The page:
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Caravaggio - Sinner or Artist Extraordinaire?

There was an exhibition at the National Gallery in England, titled, "Caravaggio: The Final Years." This blockbuster show is an example of conflicting theologies between the artist himself and his subject matter. Caravaggio was considered a radical of his time (the Baroque era) and was said to have killed a man. How is it possible for someone who commits mortal sin to paint extraordinary religious art? The answer is purely financial. Because the paying customers of his time wanted religious art, he was able to deliver what they wanted with the utmost sensitivity perhaps because of his questionable lifestyle. For example, Caravaggio’s famous "Supper at Emmaus" takes place in a tavern, a familiar haunt with the artist.

What I can say about Caravaggio is that he is a brilliant artist. I saw the painting, "The Taking of Christ," at Boston University in 1999. He painted it in Rome in 1602, and then it disappeared for almost 400 years, resurfacing again in 1993. It was found in the dining room of the Jesuit Fathers of Dublin. After cleaning and restoring the painting, it was then put on loan to the National Gallery of Ireland. I saw this remarkable painting at the Mc Mullen Museum of Art in Boston and was astounded by the sheer realism and the attention given to detail.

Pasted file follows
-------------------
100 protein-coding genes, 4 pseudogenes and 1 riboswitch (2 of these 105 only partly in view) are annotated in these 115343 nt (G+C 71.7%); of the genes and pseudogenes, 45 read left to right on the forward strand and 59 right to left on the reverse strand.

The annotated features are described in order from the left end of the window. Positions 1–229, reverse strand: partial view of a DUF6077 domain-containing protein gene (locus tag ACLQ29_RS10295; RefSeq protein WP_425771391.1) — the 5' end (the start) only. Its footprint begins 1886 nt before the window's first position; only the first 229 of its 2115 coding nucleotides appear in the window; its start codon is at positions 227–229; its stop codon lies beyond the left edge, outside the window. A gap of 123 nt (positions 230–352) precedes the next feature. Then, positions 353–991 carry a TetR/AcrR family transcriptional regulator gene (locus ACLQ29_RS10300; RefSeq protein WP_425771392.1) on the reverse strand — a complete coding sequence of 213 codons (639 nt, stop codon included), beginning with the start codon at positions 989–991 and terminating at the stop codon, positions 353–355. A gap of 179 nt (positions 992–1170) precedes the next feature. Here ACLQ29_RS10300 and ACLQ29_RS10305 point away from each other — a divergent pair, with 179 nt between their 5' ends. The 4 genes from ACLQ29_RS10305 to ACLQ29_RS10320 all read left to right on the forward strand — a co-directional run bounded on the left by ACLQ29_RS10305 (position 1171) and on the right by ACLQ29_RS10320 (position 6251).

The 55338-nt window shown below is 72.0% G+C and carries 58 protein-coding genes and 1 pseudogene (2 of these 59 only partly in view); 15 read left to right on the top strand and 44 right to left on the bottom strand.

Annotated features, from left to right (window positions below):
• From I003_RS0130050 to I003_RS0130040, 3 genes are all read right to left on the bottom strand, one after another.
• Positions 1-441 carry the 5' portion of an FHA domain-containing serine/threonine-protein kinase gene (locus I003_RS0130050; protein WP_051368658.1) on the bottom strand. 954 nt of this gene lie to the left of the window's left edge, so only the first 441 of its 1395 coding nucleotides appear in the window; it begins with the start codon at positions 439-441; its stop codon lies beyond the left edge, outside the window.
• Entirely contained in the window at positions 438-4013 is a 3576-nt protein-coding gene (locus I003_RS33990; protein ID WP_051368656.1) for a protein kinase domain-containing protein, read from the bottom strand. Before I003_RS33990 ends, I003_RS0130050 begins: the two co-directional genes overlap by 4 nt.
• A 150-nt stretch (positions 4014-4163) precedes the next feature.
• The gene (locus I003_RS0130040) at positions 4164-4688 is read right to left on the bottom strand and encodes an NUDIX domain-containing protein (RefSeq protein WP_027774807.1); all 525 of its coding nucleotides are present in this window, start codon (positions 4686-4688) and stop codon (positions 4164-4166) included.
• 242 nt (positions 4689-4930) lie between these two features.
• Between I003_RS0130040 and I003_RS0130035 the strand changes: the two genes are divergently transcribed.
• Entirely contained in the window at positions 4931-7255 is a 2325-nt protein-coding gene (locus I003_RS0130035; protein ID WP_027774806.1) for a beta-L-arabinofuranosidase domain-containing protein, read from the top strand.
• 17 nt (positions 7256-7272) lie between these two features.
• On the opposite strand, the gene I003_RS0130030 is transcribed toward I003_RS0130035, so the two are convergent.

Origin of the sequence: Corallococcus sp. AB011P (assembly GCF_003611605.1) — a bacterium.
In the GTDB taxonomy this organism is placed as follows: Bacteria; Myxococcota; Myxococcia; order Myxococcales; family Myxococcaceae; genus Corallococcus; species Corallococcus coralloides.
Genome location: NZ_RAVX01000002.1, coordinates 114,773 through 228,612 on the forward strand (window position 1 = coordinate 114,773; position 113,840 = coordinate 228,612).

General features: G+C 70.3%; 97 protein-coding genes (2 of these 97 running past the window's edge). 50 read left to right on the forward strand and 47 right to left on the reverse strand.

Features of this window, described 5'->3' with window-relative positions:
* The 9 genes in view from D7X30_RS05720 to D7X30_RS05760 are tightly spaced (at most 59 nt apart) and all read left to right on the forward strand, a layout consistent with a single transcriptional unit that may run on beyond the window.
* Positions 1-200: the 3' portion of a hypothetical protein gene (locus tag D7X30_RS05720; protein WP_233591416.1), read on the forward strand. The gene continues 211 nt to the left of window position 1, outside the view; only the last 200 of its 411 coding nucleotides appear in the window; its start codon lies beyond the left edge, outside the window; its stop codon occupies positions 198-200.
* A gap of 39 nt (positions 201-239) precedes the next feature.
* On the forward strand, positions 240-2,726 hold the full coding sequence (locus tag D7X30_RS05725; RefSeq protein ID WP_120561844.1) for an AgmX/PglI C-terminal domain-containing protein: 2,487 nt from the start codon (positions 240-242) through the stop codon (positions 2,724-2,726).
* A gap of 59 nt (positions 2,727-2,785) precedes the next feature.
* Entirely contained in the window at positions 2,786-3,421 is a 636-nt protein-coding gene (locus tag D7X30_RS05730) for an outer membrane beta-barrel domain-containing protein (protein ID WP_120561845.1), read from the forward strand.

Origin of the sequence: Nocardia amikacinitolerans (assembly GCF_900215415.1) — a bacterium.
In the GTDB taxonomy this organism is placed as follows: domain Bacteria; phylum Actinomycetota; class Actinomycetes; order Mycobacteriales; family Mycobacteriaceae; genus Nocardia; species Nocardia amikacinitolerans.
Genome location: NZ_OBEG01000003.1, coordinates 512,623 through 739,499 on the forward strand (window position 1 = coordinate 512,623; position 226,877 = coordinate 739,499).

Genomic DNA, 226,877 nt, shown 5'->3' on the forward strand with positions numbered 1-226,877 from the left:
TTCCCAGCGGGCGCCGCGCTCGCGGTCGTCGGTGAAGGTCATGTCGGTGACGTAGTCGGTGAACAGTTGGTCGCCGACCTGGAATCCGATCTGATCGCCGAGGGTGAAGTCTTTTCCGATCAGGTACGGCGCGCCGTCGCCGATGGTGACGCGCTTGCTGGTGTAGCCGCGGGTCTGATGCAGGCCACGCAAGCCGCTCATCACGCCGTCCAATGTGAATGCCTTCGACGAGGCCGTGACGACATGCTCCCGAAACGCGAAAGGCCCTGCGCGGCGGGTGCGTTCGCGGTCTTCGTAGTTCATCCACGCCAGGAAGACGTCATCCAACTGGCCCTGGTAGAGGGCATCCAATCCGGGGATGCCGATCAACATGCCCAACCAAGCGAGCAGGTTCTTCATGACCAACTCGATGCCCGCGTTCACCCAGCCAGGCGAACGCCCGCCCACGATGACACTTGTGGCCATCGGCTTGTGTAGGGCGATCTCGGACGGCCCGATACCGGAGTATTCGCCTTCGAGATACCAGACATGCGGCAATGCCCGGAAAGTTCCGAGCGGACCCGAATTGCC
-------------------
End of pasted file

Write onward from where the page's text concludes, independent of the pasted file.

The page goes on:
If I try to make a connection between Caravaggio’s tumultuous life and his art, I can only see an interception by God, revealing beauty and truth. How else could it be explained? Ah, perhaps this is one of life’s mysteries about good and evil. Are they really opposites, or one in the same?

I have always wondered about the eccentricities of some artists and their genius. For example,
Did Van Gogh create superior art in spite of or because of his insanity?
To what degree did Jackson Pollack’s alcoholism influence his art?
These questions I would like to examine in another article.
For now, I will smile as I enjoy the works by great artists such as Caravaggio.

If you would like to learn more about the life of Caravaggio, the following book, "M: The Man Who Became Caravaggio" is an amazing biography on this great artist. Available here from Amazon.com.